* Deal could involve at least 150 passenger planes-sources
* Deal could be announced during Xi's visit to Europe
* China is world's fastest-growing aviation market
* Deal would help trade ties between China and Europe
(Add comments by Chinese foreign ministry spokesman)
By Tim Hepher
March 19 China is in talks to buy at least 150
Airbus passenger jets potentially worth $20 billion when Xi
Jinping pays his first visit to Europe as president at the end
of this month, people familiar with the matter told Reuters.
In a broad-ranging deal that could help reset trade
relations between China and Europe after a bumpy year, China is
expected to buy more A330 passenger jets as talks advance to
open Airbus's second major factory in the country.
The "cabin completion" plant for A330s would bolster
Airbus's presence five years after the opening of its first
final assembly plant outside Europe in the Chinese port city of
Tianjin, where Chinese workers put together A320 jets.
The deal could also involve a decision to unfreeze the
purchase of 27 A330s blocked by China during a recent row with
the European Union over environmental policies.
"This visit to Europe by President Xi Jinping...will
certainly beneficially promote the development of ties between
China and the European Union," China's foreign ministry
spokesman Hong Lei said when asked to confirm the aircraft
order. "This will be an all-round development of relations."
A spokesman for Airbus, a subsidiary of Airbus Group
, previously known as EADS, declined to comment.
Spokespeople for major Chinese airlines including Air China
, China Eastern and China Southern
all declined to comment.
Both France and Germany are anxious to establish good ties
with China's leader and announcements on the Airbus deal package
could be made in both countries, European officials said.
The package could also include some A320 and A350 aircraft,
people familiar with the matter said.
The sources stressed that the final size of the deal could
change and would depend on last-minute talks. Previous state
visits have included tough negotiations on the sidelines.
The sources declined to be named as the matter was
AIRBUS TARGETS CHINA
China remains the world's fastest-growing aviation market
despite a recent slowdown in its economy, with a surge in
outbound travellers fuelling the expansion. One in four people
from China travelled by plane last year, with that number set to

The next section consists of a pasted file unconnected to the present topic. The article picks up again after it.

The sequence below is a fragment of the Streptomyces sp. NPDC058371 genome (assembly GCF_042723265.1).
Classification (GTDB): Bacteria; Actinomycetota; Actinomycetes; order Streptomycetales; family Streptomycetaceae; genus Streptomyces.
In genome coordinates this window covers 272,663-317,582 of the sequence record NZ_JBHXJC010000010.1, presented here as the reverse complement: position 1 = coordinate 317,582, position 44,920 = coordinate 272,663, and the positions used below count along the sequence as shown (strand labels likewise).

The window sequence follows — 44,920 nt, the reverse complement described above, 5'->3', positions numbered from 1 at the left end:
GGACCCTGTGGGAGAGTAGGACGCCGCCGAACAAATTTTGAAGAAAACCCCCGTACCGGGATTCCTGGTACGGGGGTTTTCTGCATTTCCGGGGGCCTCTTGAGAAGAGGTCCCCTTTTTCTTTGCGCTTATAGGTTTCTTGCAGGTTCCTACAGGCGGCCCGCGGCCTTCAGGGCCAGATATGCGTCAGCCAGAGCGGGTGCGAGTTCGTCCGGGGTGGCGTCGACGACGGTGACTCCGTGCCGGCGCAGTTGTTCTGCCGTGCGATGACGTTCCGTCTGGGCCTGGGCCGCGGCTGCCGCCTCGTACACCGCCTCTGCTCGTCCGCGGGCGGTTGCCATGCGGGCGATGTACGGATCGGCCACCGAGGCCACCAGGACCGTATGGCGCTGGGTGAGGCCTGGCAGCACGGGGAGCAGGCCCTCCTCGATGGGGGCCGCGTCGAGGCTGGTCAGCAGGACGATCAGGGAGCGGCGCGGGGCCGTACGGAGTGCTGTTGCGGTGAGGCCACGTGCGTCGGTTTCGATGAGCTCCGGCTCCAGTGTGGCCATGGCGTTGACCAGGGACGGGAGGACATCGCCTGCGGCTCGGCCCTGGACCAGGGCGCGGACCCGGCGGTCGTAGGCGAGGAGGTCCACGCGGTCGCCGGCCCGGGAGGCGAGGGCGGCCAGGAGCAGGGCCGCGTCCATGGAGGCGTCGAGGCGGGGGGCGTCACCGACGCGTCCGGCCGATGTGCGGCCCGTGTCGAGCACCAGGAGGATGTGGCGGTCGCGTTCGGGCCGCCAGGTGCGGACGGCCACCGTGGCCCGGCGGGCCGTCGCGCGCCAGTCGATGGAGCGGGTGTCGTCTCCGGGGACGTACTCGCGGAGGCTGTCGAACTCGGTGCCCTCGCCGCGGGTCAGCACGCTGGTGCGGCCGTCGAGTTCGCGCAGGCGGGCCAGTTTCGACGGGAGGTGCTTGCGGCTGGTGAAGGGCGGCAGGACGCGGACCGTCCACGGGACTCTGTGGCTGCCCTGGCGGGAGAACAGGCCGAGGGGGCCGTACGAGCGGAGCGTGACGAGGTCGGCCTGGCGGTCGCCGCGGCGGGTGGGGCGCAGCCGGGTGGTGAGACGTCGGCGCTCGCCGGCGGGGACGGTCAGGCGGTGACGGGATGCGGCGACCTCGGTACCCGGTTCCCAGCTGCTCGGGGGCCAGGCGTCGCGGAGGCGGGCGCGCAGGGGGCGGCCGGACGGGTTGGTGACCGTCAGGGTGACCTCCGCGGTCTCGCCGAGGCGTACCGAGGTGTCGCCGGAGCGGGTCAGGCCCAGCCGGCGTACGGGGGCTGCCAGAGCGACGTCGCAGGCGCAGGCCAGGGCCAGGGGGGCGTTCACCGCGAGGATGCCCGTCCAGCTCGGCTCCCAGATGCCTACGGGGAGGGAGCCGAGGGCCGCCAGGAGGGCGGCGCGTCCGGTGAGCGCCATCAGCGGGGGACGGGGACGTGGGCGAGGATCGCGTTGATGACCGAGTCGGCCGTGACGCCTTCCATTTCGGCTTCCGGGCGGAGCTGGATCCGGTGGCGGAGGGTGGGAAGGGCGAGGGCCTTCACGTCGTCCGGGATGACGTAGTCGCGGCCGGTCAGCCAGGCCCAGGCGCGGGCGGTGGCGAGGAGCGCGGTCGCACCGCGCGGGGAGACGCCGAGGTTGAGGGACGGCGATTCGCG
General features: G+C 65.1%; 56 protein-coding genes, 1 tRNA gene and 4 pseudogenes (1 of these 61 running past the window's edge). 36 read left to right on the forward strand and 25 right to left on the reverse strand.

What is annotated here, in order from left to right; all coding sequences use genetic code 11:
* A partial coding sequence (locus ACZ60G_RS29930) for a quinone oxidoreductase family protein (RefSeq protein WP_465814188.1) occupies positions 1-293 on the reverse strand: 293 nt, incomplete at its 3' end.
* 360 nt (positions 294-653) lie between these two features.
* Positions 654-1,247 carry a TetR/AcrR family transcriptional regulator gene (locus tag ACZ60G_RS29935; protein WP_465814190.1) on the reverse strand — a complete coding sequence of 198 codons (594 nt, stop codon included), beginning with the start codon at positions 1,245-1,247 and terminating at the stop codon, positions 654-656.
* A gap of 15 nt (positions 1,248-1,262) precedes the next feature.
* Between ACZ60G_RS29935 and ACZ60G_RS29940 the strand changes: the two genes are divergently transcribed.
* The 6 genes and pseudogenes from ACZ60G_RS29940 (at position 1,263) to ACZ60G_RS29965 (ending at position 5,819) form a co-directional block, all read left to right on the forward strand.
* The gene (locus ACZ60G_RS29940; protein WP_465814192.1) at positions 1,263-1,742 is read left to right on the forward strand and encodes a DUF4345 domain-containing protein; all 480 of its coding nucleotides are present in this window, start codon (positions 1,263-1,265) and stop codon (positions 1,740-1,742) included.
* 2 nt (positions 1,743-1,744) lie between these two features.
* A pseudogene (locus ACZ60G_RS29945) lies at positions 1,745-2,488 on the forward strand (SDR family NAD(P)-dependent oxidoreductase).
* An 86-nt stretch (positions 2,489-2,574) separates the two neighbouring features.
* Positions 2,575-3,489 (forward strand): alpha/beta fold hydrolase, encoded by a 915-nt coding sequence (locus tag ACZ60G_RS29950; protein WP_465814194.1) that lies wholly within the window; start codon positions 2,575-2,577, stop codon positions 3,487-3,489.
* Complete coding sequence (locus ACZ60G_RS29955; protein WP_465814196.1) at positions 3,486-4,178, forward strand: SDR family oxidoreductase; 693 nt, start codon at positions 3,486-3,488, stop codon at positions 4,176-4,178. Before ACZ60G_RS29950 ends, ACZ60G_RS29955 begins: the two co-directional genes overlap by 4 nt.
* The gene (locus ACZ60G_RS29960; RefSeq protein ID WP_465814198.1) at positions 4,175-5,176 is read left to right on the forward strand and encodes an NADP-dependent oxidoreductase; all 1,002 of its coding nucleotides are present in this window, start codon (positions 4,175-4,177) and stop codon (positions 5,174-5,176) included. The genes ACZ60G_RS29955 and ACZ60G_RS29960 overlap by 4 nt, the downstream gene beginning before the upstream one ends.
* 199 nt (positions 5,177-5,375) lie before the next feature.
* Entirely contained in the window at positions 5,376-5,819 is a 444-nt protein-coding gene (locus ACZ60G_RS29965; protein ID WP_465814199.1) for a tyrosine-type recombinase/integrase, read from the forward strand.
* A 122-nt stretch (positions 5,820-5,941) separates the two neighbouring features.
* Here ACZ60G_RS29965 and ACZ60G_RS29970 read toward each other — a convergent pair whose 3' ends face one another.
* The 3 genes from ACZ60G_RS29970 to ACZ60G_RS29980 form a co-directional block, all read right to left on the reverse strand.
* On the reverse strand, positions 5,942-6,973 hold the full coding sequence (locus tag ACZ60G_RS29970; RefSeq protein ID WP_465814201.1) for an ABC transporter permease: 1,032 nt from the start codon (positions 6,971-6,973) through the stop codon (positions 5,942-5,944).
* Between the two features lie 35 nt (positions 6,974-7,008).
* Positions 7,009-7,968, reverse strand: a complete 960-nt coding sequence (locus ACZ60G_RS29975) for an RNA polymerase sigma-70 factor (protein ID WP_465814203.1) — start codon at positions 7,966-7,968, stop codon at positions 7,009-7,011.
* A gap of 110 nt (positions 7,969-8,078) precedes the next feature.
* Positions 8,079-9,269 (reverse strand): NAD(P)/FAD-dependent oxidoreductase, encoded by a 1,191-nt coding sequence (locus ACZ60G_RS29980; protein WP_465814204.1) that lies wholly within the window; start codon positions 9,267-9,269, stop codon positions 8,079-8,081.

rise to virtually the whole active population in the next two
decades, Airbus says.
Airbus faces stiff competition from U.S. arch-rival Boeing
over such deals, especially for wide-body jets like the
A330, an established model that Airbus is hoping to revitalise
as Boeing increases output of its newer 787 Dreamliner.
Both companies are offering their aircraft at steep
discounts to win China's business, industry sources say.
Airbus is promoting a new "regional" version of the A330
aimed at China's crowded domestic market, but Boeing hopes to
persuade airlines to choose its alternatives.
Boeing also appears to have deals with China for similar
quantities of jets that are not yet announced, industry sources
Beijing has tended in the past to balance purchases of
aircraft from each of the two main foreign suppliers, especially
when buying popular narrow-body models like the A320 and Boeing
737 that are most used on its crowded domestic network.
Recently, China has shown signs of decoupling strategic
items like air transport from diplomatic visits, with more and
more airlines announcing their deals separately and new Chinese
leasing companies also making a significant mark.
However, France has expressed optimism over its ties with
China in nuclear energy and aerospace - diplomatic code for
possible deals during the March 25-27 visit.
"We will see how many aircraft Airbus sells at the end of
the visit," a French official said this week.
Toulouse-headquartered Airbus bases most of its operations
in France and Germany.
Xi plans to visit both countries, starting with France where
other important industrial deals are expected to be signed,
celebrating 50 years since President Charles de Gaulle became
the first Western leader to recognise China.
(Additional reporting by Elizabeth Pineau and Cyril Altmeyer in
PARIS and Fang Yan and Ben Blanchard in BEIJING; Editing by
Miral Fahmy and Matt Driskill)